Celia Thaxter grew up on a desolate island off the coast of Maine, where her father worked as lighthouse keeper. Amid the white and gray of the sea, the rocks, and even the birds, young Celia found color where she could: green mosses and purple starfish and pink morning glories by the shore. And she planted her first garden, tucking bright marigolds between rocky ledges. When she was twelve, Celia’s family moved to nearby Appledore Island, where her father built a large hotel, and Celia planted a bigger, ever-growing garden with nearly sixty types of flowers, from asters to wisteria.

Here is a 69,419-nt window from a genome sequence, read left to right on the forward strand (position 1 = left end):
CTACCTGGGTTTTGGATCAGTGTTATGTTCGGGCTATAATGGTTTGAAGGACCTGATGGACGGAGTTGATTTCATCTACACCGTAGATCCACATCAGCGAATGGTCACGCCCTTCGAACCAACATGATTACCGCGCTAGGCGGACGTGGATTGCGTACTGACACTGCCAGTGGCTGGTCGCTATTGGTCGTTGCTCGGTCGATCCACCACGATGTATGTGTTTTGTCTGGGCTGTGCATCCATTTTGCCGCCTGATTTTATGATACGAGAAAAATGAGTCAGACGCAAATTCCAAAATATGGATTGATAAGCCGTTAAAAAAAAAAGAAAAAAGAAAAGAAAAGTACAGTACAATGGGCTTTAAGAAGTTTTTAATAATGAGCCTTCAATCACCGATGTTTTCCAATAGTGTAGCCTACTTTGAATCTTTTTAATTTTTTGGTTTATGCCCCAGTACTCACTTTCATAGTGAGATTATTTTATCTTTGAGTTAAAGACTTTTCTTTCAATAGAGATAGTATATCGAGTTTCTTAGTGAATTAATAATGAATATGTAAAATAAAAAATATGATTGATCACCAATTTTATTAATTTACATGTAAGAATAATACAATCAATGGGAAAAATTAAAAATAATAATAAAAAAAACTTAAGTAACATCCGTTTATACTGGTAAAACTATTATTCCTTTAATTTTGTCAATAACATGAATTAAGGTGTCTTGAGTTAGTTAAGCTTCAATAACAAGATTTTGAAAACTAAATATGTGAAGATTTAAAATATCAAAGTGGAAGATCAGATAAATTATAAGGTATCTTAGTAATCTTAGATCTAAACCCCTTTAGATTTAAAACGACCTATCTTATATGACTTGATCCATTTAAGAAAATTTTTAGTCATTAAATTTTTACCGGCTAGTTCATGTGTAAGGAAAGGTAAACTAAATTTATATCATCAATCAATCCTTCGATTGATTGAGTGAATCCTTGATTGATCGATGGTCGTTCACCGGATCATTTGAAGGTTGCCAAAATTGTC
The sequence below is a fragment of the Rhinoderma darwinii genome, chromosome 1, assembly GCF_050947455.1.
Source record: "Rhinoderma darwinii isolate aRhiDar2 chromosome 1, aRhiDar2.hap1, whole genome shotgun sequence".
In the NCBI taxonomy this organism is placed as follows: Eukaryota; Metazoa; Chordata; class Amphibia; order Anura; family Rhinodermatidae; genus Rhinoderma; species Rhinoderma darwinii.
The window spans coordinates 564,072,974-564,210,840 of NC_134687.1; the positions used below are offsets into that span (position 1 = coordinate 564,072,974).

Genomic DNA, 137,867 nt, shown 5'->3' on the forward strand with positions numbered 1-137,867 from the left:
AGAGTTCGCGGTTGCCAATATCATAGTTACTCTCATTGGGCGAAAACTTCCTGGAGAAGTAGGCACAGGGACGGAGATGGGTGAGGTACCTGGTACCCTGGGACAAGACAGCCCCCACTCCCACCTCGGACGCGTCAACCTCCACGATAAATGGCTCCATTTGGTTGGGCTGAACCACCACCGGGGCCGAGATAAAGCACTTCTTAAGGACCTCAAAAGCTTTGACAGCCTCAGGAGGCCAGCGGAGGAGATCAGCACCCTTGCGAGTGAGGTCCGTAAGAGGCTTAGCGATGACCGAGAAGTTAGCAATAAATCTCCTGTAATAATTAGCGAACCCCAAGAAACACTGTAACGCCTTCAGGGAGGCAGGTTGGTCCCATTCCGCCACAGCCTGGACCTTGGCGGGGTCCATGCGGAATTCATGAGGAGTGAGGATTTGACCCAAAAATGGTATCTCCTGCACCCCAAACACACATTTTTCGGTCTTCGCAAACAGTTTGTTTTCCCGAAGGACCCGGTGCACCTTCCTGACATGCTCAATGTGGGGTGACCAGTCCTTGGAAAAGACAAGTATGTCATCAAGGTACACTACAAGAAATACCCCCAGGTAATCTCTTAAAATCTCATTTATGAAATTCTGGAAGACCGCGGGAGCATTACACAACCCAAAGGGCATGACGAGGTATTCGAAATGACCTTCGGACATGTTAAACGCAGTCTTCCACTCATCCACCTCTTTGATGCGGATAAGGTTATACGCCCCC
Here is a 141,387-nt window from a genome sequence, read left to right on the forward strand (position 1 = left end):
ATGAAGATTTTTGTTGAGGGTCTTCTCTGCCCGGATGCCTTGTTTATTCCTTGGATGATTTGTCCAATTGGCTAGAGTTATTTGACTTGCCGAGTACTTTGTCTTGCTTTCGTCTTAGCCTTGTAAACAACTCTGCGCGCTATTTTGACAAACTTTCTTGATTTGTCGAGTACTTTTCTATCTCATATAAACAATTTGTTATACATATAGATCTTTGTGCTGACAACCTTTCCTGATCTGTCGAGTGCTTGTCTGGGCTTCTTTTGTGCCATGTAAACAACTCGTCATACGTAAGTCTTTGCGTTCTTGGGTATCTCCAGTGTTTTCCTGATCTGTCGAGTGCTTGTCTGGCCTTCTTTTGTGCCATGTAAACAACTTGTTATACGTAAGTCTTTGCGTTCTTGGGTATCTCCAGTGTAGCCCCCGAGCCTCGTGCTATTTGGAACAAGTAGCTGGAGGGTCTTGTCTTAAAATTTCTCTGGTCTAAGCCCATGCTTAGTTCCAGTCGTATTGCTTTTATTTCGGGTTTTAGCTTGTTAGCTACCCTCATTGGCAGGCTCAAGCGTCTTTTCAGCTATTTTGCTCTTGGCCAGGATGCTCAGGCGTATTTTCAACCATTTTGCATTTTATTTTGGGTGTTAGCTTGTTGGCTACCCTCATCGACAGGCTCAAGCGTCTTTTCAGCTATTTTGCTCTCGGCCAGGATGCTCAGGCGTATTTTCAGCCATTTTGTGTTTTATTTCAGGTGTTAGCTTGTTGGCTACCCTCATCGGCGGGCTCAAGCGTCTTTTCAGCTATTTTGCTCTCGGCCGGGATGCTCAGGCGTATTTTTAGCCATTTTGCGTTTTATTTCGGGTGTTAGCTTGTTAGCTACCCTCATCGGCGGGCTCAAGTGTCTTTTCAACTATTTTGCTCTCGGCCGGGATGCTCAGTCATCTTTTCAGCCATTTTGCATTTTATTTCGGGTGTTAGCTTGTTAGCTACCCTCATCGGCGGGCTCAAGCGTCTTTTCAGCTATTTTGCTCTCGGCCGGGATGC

Guests flocked to the hotel from around the world, among them such writers as Longfellow, Whittier, and Hawthorne. Celia had been writing poems about the island, her garden, and the sea, and they would be printed in magazines and books, making her a foremother of writing about nature. Now, for the first time, Celia Planted a Garden showcases her life and work, in a poetic, vividly imagined picture book from a team of two authors and an illustrator, each recipients of numerous awards. More about Celia Thaxter, including a rich time line and bibliography, awaits readers in the back matter.